“Kid was a bit of a boorish figure – a troubled man with limited capacities. He could also show his bad temper sometimes, so I can understand why many people found his bellowing voice and coarse speech intimidating. Over the years, I saw the police delivering him home several times after short detentions for various minor misdemeanours he apparently committed. Kid was also addicted to hard drugs, but I only understood all this at a later stage. He was a different person when he allowed me into his apartment, where I got to see another side of his character.”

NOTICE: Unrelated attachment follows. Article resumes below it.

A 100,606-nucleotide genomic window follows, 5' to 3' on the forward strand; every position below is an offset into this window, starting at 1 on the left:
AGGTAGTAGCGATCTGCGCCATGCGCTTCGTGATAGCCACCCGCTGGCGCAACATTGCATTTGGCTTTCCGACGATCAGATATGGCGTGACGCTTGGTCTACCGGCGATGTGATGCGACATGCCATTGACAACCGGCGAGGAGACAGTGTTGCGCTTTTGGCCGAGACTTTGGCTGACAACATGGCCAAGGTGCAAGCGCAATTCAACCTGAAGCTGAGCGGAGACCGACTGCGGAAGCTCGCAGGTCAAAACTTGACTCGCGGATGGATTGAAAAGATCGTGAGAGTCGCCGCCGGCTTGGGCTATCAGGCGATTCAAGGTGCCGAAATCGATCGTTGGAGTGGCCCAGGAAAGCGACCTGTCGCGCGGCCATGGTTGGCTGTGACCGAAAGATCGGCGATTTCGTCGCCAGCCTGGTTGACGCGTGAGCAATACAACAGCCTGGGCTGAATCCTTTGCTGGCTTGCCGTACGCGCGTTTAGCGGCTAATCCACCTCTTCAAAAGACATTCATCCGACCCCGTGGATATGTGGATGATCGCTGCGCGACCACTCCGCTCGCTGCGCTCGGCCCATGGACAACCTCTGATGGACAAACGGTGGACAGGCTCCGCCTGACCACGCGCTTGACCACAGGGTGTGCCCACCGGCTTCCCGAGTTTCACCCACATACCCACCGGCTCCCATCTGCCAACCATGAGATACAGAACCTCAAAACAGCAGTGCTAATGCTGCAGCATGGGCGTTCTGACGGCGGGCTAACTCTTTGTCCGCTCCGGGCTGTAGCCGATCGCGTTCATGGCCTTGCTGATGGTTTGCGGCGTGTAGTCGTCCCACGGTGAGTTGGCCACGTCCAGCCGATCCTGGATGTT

Venezia graduated from university in 2016; starting life as his end-of-year project, Nekyia demonstrates the research-based direction he moved into, drawing on classical literature to explore the complex economic and political situation of modern Greece. It focuses on the river Acheron, which flows through Epirus in northwestern Greece, and is featured in classical epics such as The Odyssey, Aeneid and The Divine Comedy as the boundary between this world and the underworld. Its name literally translates as the ‘river of woe’.